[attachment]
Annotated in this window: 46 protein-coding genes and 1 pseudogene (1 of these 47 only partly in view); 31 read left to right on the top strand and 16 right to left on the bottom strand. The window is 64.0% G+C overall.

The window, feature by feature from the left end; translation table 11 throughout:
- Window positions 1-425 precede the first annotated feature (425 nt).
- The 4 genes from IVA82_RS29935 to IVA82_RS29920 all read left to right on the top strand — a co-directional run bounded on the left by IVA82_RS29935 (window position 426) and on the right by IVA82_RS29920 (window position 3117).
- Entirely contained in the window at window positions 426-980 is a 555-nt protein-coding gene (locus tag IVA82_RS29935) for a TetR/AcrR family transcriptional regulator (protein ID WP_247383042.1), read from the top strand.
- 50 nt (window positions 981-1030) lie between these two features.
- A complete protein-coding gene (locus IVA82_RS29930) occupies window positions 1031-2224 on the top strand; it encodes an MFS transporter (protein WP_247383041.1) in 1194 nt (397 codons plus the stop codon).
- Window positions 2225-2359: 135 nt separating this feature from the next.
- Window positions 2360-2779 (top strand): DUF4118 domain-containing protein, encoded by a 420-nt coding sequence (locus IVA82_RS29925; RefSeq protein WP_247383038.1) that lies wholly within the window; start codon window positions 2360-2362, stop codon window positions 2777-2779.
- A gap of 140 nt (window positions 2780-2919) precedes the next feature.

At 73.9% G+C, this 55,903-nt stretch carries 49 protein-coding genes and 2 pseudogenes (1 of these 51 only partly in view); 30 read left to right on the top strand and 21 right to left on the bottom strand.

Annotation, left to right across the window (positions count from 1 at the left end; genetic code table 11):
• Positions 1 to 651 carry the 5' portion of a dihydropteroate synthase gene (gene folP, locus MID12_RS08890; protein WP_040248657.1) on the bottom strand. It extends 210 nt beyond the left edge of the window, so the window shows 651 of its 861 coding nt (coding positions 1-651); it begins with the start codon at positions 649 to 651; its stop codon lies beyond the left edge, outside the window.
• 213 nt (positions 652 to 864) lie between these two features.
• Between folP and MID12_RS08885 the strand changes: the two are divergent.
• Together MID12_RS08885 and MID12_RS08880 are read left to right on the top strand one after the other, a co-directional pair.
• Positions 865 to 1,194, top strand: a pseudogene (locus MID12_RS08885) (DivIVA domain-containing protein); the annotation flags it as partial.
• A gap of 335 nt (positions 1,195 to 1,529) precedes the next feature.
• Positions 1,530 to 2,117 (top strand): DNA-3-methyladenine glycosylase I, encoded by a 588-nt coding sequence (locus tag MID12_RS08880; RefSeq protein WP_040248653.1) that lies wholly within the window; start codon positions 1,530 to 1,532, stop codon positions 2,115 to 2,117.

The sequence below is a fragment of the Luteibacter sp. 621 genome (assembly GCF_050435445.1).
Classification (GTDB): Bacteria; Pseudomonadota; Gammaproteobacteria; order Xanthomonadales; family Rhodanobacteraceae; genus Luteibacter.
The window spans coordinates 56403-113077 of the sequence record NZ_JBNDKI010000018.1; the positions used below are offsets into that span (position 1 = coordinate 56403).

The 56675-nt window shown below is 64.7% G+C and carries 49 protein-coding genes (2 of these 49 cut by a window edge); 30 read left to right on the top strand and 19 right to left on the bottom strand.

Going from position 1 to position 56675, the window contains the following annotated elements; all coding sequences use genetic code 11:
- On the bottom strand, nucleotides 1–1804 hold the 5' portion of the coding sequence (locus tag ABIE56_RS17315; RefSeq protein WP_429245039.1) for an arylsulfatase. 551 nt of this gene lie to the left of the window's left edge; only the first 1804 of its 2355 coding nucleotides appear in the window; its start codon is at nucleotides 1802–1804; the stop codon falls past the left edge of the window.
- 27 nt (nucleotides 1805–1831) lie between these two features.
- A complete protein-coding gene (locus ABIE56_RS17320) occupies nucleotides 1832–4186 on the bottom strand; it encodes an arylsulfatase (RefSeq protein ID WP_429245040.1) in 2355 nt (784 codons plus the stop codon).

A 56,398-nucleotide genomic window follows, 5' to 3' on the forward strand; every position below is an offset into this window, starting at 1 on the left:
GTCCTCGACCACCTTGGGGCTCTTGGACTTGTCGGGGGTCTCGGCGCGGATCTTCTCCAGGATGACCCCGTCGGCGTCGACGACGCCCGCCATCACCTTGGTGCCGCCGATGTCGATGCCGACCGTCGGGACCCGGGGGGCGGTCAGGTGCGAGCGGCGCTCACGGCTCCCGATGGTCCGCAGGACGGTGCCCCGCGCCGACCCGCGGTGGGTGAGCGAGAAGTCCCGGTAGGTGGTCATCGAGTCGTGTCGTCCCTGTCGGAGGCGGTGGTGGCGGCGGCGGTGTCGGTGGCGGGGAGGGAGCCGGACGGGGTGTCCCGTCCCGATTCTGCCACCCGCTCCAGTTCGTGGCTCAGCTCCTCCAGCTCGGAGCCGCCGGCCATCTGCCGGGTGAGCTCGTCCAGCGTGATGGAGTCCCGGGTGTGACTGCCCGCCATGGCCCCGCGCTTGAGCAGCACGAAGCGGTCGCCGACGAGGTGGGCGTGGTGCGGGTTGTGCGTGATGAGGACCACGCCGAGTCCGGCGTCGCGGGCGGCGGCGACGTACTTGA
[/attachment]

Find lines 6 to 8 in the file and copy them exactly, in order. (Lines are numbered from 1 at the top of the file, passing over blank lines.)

- 50 nt (window positions 981-1030) lie between these two features.
- A complete protein-coding gene (locus IVA82_RS29930) occupies window positions 1031-2224 on the top strand; it encodes an MFS transporter (protein WP_247383041.1) in 1194 nt (397 codons plus the stop codon).
- Window positions 2225-2359: 135 nt separating this feature from the next.